I found further examples in the form of an outline of  what looks like a matching pair of shoes carved into the lead on the roof of St Michael and All Angels in Edmondthorpe in Leicestershire.  Also in the graveyard at St Stephen's Chapel, which forms part of the ruins of Bordesley Abbey, Redditch, where the Curator believes them to be either acts of vandalism or an indication of profession, such as cobbler. Meanwhile the blogger who posted the photos suggests that they might be connected with the custom of giving clothes shoes to the poor by the monks - although this wouldn't account for other examples elsewhere, and in a non-monasterial setting.  

All of which poses more questions than it answers - for example, are they always associated with religious buildings? - and leaves me more intrigued than ever by these vestiges of lost souls.  


20th August 2015

Dru Marland has drawn another example to my attention, at St Melangell's Church in Welshpool. Again, locals seem to be blaming cobblers! 


5th March 2016

A shoe at St Mary's in Trostan, Suffolk, together with the head of a demon.

26th August 2016

Spotted these at the back of the redundant Church of St James of Compostela in Cameley. The guide to the Church merely describes these as 'three pieces of lead from the roof, where presumably those who laid or repaired it autographed it with their footprints and the dates 1733, 1757 and 1795.' 

Sunday, 19 July 2015

Ted Goes To Berrow Beach and Brean

It being the first weekend of the summer holidays, Berrow Beach was rather busier than usual. 


There might even have been a couple of other people there apart from us.  


There was a man with a metal detector which Ted had a good look at, just to make sure he hadn't sneaked a vacuum cleaner onto the beach, but on the whole he was far more interested in his ball.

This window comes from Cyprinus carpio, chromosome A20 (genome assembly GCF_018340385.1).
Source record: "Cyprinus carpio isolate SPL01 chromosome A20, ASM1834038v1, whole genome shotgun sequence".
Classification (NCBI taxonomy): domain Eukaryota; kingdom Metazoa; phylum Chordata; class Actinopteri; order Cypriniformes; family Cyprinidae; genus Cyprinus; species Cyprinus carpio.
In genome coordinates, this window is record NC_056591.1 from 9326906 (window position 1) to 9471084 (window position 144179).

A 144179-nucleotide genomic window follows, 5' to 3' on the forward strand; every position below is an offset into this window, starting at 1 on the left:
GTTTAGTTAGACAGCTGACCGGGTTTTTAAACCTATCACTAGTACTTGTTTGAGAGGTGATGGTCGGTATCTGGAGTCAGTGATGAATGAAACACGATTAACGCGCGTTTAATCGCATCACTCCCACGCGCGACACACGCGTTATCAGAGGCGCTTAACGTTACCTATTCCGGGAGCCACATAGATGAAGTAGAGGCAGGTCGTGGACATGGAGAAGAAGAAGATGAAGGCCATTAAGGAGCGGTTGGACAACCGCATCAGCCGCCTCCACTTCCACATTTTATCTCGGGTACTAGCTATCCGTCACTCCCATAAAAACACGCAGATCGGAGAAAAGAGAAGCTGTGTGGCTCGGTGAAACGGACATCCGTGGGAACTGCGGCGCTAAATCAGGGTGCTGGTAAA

I'm sure he thinks that if he stares at it hard enough, it will gravitate towards him. 




 

When we arrived the tide was still quite high. It was curious to see the wreck of the SS Nornen afloat - if only briefly and only after a fashion.  

The moon still being very new, the sea was receding rapidly and within fifty minutes it had abandoned the wreck and was disappearing over the horizon.
Our plan had been to head to Brean for tea and chips and then walk the length of Brean Down, but Ted's lead broke so we only managed to do the first bit. (There's sheep on that there ridge.)  Never mind, that means we'll have to go back again soon.  



Sunday, 12 July 2015

Poetry Fever at Priddy Folk Festival

On the face of it, it should have been an evening to forget - a handful of poets herded into the Spoken Word tent at Priddy Folk Festival in less than balmy July weather and with what can only be described as a modest audience (although that's generally a given for poetry events) and then left to our own devices.  And that was before the band in the tent alongside started their very loud set, which they did bang on seven-thirty (also our start time).

But we are poets and we spit in the eye of adversity and make it say sorry for being a bit of a git.  Anyhow, as luck would have it, I'd had the foresight to bring a compère with me who stepped into the breach with aplomb.